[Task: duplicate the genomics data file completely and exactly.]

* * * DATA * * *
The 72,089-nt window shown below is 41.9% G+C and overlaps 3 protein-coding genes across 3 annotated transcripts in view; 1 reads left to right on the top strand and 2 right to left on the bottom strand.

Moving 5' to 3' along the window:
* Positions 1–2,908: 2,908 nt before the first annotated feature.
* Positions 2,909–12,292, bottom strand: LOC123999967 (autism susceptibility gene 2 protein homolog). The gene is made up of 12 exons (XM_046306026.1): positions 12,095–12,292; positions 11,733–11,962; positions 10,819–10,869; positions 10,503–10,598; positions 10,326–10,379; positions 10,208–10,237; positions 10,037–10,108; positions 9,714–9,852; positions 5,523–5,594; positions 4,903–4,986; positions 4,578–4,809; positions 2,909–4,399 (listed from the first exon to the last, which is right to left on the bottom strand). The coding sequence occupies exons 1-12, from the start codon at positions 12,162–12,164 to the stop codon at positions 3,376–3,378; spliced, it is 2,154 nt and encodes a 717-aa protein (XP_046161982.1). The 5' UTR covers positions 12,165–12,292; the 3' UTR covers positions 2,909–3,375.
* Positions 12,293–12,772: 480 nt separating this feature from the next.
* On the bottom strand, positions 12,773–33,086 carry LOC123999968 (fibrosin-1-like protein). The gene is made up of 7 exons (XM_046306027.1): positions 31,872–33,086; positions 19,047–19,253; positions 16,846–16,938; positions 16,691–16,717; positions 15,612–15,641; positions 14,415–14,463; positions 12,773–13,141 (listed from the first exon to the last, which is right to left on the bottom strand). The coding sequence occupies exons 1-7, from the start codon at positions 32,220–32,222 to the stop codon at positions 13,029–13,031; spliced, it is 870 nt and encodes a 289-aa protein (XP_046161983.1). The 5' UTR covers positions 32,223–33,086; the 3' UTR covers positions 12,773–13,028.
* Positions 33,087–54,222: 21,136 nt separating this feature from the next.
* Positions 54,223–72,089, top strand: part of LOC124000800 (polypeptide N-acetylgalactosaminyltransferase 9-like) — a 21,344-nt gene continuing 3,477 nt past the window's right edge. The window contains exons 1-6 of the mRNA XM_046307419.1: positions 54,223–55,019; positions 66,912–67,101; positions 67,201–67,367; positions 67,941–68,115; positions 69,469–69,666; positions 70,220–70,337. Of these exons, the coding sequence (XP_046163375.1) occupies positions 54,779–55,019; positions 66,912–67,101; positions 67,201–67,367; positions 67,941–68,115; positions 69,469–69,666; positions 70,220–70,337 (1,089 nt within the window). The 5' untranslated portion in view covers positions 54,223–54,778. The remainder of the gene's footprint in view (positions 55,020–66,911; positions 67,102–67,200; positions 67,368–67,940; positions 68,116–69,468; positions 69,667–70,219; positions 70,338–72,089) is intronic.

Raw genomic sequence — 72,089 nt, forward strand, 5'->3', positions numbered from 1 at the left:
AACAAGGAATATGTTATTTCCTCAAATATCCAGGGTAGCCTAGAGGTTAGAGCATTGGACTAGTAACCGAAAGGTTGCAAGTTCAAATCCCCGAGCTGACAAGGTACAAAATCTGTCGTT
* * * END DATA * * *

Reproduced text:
The 72,089-nt window shown below is 41.9% G+C and overlaps 3 protein-coding genes across 3 annotated transcripts in view; 1 reads left to right on the top strand and 2 right to left on the bottom strand.

Moving 5' to 3' along the window:
* Positions 1–2,908: 2,908 nt before the first annotated feature.
* Positions 2,909–12,292, bottom strand: LOC123999967 (autism susceptibility gene 2 protein homolog). The gene is made up of 12 exons (XM_046306026.1): positions 12,095–12,292; positions 11,733–11,962; positions 10,819–10,869; positions 10,503–10,598; positions 10,326–10,379; positions 10,208–10,237; positions 10,037–10,108; positions 9,714–9,852; positions 5,523–5,594; positions 4,903–4,986; positions 4,578–4,809; positions 2,909–4,399 (listed from the first exon to the last, which is right to left on the bottom strand). The coding sequence occupies exons 1-12, from the start codon at positions 12,162–12,164 to the stop codon at positions 3,376–3,378; spliced, it is 2,154 nt and encodes a 717-aa protein (XP_046161982.1). The 5' UTR covers positions 12,165–12,292; the 3' UTR covers positions 2,909–3,375.
* Positions 12,293–12,772: 480 nt separating this feature from the next.
* On the bottom strand, positions 12,773–33,086 carry LOC123999968 (fibrosin-1-like protein). The gene is made up of 7 exons (XM_046306027.1): positions 31,872–33,086; positions 19,047–19,253; positions 16,846–16,938; positions 16,691–16,717; positions 15,612–15,641; positions 14,415–14,463; positions 12,773–13,141 (listed from the first exon to the last, which is right to left on the bottom strand). The coding sequence occupies exons 1-7, from the start codon at positions 32,220–32,222 to the stop codon at positions 13,029–13,031; spliced, it is 870 nt and encodes a 289-aa protein (XP_046161983.1). The 5' UTR covers positions 32,223–33,086; the 3' UTR covers positions 12,773–13,028.
* Positions 33,087–54,222: 21,136 nt separating this feature from the next.
* Positions 54,223–72,089, top strand: part of LOC124000800 (polypeptide N-acetylgalactosaminyltransferase 9-like) — a 21,344-nt gene continuing 3,477 nt past the window's right edge. The window contains exons 1-6 of the mRNA XM_046307419.1: positions 54,223–55,019; positions 66,912–67,101; positions 67,201–67,367; positions 67,941–68,115; positions 69,469–69,666; positions 70,220–70,337. Of these exons, the coding sequence (XP_046163375.1) occupies positions 54,779–55,019; positions 66,912–67,101; positions 67,201–67,367; positions 67,941–68,115; positions 69,469–69,666; positions 70,220–70,337 (1,089 nt within the window). The 5' untranslated portion in view covers positions 54,223–54,778. The remainder of the gene's footprint in view (positions 55,020–66,911; positions 67,102–67,200; positions 67,368–67,940; positions 68,116–69,468; positions 69,667–70,219; positions 70,338–72,089) is intronic.

Raw genomic sequence — 72,089 nt, forward strand, 5'->3', positions numbered from 1 at the left:
AACAAGGAATATGTTATTTCCTCAAATATCCAGGGTAGCCTAGAGGTTAGAGCATTGGACTAGTAACCGAAAGGTTGCAAGTTCAAATCCCCGAGCTGACAAGGTACAAAATCTGTCGTT